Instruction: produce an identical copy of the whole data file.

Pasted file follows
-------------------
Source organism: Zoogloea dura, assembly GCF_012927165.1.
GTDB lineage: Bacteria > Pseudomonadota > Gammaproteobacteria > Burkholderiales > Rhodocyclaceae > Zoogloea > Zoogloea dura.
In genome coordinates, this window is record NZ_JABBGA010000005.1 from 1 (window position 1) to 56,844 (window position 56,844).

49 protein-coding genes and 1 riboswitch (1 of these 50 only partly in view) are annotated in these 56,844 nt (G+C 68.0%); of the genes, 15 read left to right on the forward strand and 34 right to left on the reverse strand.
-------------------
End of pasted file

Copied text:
Source organism: Zoogloea dura, assembly GCF_012927165.1.
GTDB lineage: Bacteria > Pseudomonadota > Gammaproteobacteria > Burkholderiales > Rhodocyclaceae > Zoogloea > Zoogloea dura.
In genome coordinates, this window is record NZ_JABBGA010000005.1 from 1 (window position 1) to 56,844 (window position 56,844).

49 protein-coding genes and 1 riboswitch (1 of these 50 only partly in view) are annotated in these 56,844 nt (G+C 68.0%); of the genes, 15 read left to right on the forward strand and 34 right to left on the reverse strand.